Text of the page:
Cook's Notes

Friday, 30 March 2012

An idle google search for 'cookery notebooks' turned up a nice surprise - 
The List Writer's cookery notebooks. It threw me for a minute because they looked so like my own diaries. Except much neater.



I use my diaries not only to keep track of appointments, holidays and most importantly which bin week it is (black, green or brown), but also to record meal ideas for the week and any baking I plan to do. These notes are very rough indeed. In fact I rarely stick to my plans, but they are a useful source of inspiration when I am stuck for a meal and I often flick through them to see what we ate (or at least what I was thinking of eating) in previous months.

You may remember this post about my recipe book. Much as I love my Moleskine recipe journal it has a disadvantage. It is divided into categories of equal length and I have found that two sections have been filled up and others have not been used at all. The two full-up sections are unsurprisingly baking and puddings. In my defence I must point out that these are things I need recipes for. I don't really follow recipes for main courses preferring a bit of culinary ad lib, but when baking you need to get quantities, temperatures and baking times right.

 I've been wondering what the best system for storing recipes would be and have been inspired by Alicia's beautifully written recipe cards and also Diana's gorgeous recipe box. An unbound system does seem to be the answer. I feel a trip to stationery store coming on.

So I have a place in which to record meal plans and a place in which to store recipes, but these days I find I need something else as well. I need a place in which to record ideas for recipes. I found this-



It is perfect.
Bought from Down to Earth.
The first thing I wrote in it was an idea I had for using up a lot of loaf ends that had accumulated in my bread bin. Migas is a Spanish peasant dish of fried breadcrumbs. I loosely followed a method described in European Peasant Cookery by Elisabeth Luard. I'm not claiming authenticity, family pleasing grub is my main aim. This did the trick. 



Spanish style breadcrumbs with chorizo, peas and peppers -like hash made with bread instead of potatoes.

8 comments:

  1. What a coincidence. I have been looking for a recipe/notebook for some time, at first I thought a page a day diary would do, but couldn't get one of those either. This looks just the job. I am attempting to follow your excellent example and plan my meals a bit better. My housekeeping spending is spiralling out of control.

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  2. I do love it when a random google turns up a blog you read already. I did it the other day with Flossie Teacakes.

    I am, though, hopeless at following Nancy's diary system. I never managed it - just ended up with an empty diary and the ubiquitous slips of paper. I do better with one of these - http://www.theprojectgirl.com/2009/01/19/menu-planning-form-free-download/

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  3. I love your moleskine diary, I have the same one - the notes side is great for planning the week as a whole. :)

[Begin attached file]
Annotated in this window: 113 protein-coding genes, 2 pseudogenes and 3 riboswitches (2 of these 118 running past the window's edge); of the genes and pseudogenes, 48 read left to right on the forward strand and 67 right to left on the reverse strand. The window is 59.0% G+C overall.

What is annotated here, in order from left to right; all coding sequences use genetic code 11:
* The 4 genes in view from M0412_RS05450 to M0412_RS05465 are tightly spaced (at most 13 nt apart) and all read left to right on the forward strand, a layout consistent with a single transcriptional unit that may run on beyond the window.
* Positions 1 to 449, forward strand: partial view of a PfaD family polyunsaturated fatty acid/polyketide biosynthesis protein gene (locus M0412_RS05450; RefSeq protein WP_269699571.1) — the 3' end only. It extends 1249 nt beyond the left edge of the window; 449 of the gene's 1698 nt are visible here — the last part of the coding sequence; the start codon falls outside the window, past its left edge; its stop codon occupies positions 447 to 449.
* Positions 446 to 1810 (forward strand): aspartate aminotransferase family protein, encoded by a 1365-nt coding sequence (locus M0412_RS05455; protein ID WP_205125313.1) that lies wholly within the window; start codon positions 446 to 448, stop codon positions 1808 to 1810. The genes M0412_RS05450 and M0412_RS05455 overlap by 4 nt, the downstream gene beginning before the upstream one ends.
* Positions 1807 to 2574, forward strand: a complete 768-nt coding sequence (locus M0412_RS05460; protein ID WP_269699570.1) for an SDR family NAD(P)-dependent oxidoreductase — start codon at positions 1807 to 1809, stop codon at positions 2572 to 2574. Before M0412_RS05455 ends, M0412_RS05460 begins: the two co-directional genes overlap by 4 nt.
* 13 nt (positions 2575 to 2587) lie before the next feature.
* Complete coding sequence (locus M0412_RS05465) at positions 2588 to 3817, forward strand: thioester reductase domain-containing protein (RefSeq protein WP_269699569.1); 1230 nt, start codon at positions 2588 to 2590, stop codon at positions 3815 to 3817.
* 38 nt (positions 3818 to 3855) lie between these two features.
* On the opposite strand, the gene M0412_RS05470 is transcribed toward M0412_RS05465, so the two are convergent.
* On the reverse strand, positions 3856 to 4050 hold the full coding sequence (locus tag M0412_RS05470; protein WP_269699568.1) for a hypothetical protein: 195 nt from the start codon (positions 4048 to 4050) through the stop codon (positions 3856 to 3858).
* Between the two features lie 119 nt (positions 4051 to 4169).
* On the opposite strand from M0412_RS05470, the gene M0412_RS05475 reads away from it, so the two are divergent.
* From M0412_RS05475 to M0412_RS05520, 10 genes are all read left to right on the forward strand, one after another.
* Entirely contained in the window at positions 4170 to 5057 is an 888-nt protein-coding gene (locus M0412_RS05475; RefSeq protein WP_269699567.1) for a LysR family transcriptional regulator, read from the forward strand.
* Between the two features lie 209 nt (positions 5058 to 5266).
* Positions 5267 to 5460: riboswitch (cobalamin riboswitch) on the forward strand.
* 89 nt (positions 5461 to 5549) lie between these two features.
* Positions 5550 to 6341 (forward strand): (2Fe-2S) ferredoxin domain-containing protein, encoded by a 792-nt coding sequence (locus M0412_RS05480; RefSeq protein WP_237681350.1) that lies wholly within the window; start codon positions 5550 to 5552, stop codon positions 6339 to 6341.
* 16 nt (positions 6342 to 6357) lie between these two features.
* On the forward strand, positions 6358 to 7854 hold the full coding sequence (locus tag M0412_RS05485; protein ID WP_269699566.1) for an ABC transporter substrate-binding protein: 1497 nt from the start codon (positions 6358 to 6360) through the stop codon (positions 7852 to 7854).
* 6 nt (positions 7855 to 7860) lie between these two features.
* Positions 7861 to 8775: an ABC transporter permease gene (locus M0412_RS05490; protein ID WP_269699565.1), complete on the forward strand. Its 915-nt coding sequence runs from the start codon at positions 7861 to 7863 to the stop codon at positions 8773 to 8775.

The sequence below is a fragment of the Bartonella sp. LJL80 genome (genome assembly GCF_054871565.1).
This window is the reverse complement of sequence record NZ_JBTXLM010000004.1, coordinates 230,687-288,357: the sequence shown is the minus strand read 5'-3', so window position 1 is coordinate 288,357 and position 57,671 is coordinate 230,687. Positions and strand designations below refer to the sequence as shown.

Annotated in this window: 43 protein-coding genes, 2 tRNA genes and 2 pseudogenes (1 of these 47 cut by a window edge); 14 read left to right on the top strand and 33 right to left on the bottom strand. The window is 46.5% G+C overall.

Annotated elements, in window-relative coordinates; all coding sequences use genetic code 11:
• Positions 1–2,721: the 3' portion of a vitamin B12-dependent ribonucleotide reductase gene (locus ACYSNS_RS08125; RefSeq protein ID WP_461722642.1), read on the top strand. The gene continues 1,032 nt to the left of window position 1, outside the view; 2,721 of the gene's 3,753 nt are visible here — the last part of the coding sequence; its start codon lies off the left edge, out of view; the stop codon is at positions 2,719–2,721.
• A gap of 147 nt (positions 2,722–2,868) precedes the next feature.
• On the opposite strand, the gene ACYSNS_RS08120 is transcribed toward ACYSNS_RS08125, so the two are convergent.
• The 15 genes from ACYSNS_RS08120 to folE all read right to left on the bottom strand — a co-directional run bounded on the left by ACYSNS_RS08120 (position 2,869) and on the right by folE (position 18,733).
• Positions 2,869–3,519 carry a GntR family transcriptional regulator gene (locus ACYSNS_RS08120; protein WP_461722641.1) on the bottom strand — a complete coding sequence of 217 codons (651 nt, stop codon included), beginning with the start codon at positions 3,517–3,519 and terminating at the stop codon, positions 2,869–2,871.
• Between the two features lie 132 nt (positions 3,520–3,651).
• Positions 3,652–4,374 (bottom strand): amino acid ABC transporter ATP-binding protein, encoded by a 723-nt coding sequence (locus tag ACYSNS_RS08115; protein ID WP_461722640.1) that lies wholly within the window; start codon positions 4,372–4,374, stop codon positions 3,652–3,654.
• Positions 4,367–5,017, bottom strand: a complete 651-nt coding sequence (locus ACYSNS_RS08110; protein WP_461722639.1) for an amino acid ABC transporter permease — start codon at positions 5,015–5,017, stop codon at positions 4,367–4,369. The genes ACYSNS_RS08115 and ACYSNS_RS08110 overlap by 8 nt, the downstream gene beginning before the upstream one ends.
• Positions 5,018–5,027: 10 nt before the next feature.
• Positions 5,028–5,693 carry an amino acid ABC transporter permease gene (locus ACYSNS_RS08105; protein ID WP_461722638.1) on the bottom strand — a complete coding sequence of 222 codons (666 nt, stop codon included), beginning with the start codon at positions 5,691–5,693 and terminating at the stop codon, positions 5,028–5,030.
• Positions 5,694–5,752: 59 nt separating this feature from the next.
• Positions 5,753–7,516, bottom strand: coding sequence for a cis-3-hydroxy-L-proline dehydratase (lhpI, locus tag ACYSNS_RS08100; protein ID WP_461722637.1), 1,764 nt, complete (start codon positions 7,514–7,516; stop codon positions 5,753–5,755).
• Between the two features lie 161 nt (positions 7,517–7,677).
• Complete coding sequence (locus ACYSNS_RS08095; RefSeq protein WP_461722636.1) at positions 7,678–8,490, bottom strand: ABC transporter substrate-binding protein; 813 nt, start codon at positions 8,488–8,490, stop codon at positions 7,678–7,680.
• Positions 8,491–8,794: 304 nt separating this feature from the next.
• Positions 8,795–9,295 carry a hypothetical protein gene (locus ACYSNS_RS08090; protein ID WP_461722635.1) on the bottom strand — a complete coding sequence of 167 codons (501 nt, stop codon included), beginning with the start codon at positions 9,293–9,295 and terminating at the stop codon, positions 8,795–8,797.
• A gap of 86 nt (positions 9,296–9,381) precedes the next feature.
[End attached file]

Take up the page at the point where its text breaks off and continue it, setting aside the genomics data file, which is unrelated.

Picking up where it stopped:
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  4. Too funny - I love how you also use the doubled ended arrow to move things around between days.

    Just like you I also have another notebook for writing down my own recipe ideas, and recipes that other people (and other people's blogs) have given me. Your Migas recipe is going right in there - it looks delicious and would be perfect with a large glass of red wine to wash it down!

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  5. Pati from London9:03 pm BST

    To keep recipes, I use two things: a medium size notebook with dividers that I bought in Spain before I came to England (long long time ago) with some of my mum's recipes written on it (that I still use now). Recently, I also bought a box for recipes with dividers (there are quite a few in the market) which are good to store waitrose's recipe cards or other things I find in magazines etc They are neat and spacious but don't occupy a lot of space in the cupboard. Even though I am Spanish, the dish "migas" is not very popular in the region I come from (Basque Country). It is quite typical in other regions, though, particularly in Aragon. It is a dish originally eaten by shepherds and it is meant to be shared with friends and family. x Pati

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    1. Lucky I didn't eat it all by myself then Pati! Thank you for that.

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  6. I am going to try Migas, as I have a child who will not eat potatoes in any form (not even chips!) - and I miss hash.

    I also have a notebook for meal planning (and a huge utilatarian A4 book to stick recipes into) but have got very lazy and stopped using it. My resolution is to get back to being organized. I love your notebook, maybe a new one would inspire me out of my current culinary lethargy. x

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  7. This looks delicious! But I'm dieting (sad face). I shall console myself my admiring the lovely new notebook rather than the food :D

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